What’s going to happen next in grocery? IRI has analysed basket data and customer behaviour from Italy over the past two months to find a number of trends that may offer some guidance to UK manufacturers and retailers in the weeks and months to come
We’re living through something that none of us have experienced before. None of us have any UK blueprint that would help guide us through the coming weeks and months.
In the midst of the coronavirus pandemic, challenges have been many and varied, not least making sure that our family, friends and employees are safe and well. From an industry perspective, many supermarkets have understandably struggled to restock shelves fast enough. Brand owners have battled to keep up with production demands and difficult decisions are being made with regards to range. When firefighting is the priority, how can we start to prepare ourselves for what’s to come? Particularly when we don’t know what’s coming?
To try to understand what lies on the horizon, we look to shopper and market insights from those who are slightly further along the curve than us. Italy entered lockdown weeks before the UK and unsurprisingly, we have seen large-scale change in Italian shopping behaviour during the period.
Hypermarkets will suffer
Small stores and local supermarkets are winning in Italy, thanks to their proximity and ease of access, while out-of-town hypermarkets are losing out due to the limitations on movement presented by social distancing. This has meant a 41% increase in convenience store visits, while hypermarkets have seen an 8% decrease in sales. Interestingly, discount stores are also seeing a 28% boost in visits, perhaps because of personal financial concerns in difficult times.
Click & collect will see a boost midweek
We’ve already seen a rush to online delivery services in the UK, with many supermarket delivery slots booked out for weeks. In Italy, which already starts from a much lower base than the UK when it comes to online, we see a strong growth trend for click & collect in response to this. It has accelerated more than 300% during weekdays. Consumers will look to organise collection to minimise hassle and time in the store while home delivery is unavailable.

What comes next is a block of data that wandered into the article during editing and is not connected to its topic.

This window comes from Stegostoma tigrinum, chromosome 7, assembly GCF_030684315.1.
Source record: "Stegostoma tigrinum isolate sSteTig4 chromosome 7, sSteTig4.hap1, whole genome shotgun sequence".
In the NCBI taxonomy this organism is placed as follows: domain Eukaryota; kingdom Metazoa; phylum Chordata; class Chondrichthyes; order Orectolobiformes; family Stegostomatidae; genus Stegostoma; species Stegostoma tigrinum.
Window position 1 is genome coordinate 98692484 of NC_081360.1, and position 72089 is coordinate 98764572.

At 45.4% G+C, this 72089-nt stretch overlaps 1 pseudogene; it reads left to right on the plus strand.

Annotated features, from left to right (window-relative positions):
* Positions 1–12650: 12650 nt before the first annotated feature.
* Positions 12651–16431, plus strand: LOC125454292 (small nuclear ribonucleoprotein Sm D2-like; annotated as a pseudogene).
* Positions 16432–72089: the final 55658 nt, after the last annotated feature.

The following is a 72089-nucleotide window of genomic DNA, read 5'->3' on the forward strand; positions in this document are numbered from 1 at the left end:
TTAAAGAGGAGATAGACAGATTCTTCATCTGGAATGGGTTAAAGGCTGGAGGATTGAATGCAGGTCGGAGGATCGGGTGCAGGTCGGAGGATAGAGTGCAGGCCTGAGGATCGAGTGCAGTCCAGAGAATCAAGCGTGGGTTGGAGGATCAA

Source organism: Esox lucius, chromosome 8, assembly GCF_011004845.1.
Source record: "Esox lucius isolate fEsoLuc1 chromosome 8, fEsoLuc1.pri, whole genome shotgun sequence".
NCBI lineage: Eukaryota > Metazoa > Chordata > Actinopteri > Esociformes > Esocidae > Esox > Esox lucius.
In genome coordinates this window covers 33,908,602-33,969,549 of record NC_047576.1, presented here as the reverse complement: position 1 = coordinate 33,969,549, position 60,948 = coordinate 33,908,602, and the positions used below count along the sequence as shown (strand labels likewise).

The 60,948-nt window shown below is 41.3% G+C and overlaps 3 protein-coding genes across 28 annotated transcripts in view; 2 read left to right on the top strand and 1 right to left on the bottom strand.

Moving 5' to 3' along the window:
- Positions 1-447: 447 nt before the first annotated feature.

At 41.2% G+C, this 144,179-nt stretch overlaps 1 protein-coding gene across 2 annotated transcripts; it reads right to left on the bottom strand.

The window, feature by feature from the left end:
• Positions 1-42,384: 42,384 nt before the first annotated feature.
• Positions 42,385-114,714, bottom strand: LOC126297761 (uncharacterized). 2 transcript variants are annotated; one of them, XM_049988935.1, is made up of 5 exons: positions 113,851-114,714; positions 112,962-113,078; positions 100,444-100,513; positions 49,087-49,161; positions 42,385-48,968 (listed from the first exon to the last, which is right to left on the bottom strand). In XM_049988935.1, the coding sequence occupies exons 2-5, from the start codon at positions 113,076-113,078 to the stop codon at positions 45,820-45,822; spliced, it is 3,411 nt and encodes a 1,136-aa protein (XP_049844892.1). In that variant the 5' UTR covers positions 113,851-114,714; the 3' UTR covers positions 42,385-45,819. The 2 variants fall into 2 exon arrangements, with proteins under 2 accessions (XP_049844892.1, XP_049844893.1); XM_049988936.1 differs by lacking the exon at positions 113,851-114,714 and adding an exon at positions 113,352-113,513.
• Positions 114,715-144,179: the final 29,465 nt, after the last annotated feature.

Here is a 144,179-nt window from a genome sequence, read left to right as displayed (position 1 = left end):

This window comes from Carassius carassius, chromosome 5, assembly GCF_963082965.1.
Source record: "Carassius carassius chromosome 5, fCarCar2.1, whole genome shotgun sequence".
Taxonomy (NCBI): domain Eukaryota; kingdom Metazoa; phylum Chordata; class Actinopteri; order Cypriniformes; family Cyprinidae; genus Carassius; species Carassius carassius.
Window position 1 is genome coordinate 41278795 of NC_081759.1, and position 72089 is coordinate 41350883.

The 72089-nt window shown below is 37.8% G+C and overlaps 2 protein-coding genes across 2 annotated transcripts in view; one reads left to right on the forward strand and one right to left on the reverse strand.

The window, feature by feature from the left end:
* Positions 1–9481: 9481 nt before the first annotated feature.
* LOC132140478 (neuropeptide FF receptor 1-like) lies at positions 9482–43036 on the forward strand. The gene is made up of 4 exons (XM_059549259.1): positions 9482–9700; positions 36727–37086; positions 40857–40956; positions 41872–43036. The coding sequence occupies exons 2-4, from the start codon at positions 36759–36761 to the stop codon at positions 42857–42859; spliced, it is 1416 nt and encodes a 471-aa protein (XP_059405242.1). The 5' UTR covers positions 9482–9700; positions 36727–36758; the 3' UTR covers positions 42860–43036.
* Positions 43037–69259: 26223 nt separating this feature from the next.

Interestingly, weekends are less popular for click & collect, but even so, growth overall exceeded 180%.
Major announcements will lead to spikes in shopping behaviour
Our data shows that Italians rushed to shop for groceries following large, or troubling, news announcements. In particular we saw sales figures start to rise for the first time (by 1.8%) on 21 February, the day of the first recorded death in Italy. This rose again to a 104.4% increase by 24 February, when seven deaths had been recorded and a lockdown in the state of Lombardy was in place.
We can also see a spike of visits to the supermarket in the south of Italy on Tuesday 10 March, the day after the whole country was placed into lockdown after an initial northern restriction, as shoppers nationwide made sure they had access to groceries ahead of restrictions in their region.
With major government announcements continuing to take place on weekdays – particularly Mondays – it is likely that shopping patterns will continue to spike midweek.
Basket sizes will increase
In Italy, it seems shoppers are spending more to stock up on goods that will last them through a long period. Overall, there has been an increase in average basket price from €45 to €76, a rise of 46%.
Those baskets are filling up with non-perishables and canned or dried goods, such as tinned meat (94.1% sales increase year on year), dried veg (109.1% increase) and beans (92.9%). And the UK isn’t the only country to see pasta fly off the shelves. Italian sales of pasta are also up, by as much as 61.4% on sales figures from the previous year.
The trend for home baking will also continue; sales of yeast (147% increase) and flour (up 159.8%) were two of the top 10 growth products in the past week in Italy, while pastry ingredients rose 82.6% in the same week.
Disinfectant sales will continue to rise
Given the importance that has been placed on hygiene during this pandemic, it is no surprise that disinfectants will increase in sales – but perhaps the scale of the growth will surprise retailers. In Italy, the two fastest-growing product categories over the past four weeks have been disinfectants, rising 220.4% in sales year on year, and wipes, which rose 154.2%. As lockdown continues in the UK, we should expect to see shoppers continuing to focus on cleaning and disinfecting their homes and replenishing those items more frequently.
Snacks will fall
With fewer packed lunches being made, pre-packed snacks may stop appearing in customer baskets. In Italy, snack category products fell by 5.8% of sales year on year in the week the nationwide lockdown was announced, while sweet snacks fell 12.4% the week after the announcement. However, it seems people do still want some treats in a crisis: chocolate bars rose 22% in the same week.
By drawing on learnings from the Italian market, it is possible for the industry to try to understand what the future might look like for the UK and to mitigate risks during this uncertain period. The big question will be this: how much of this change is permanent?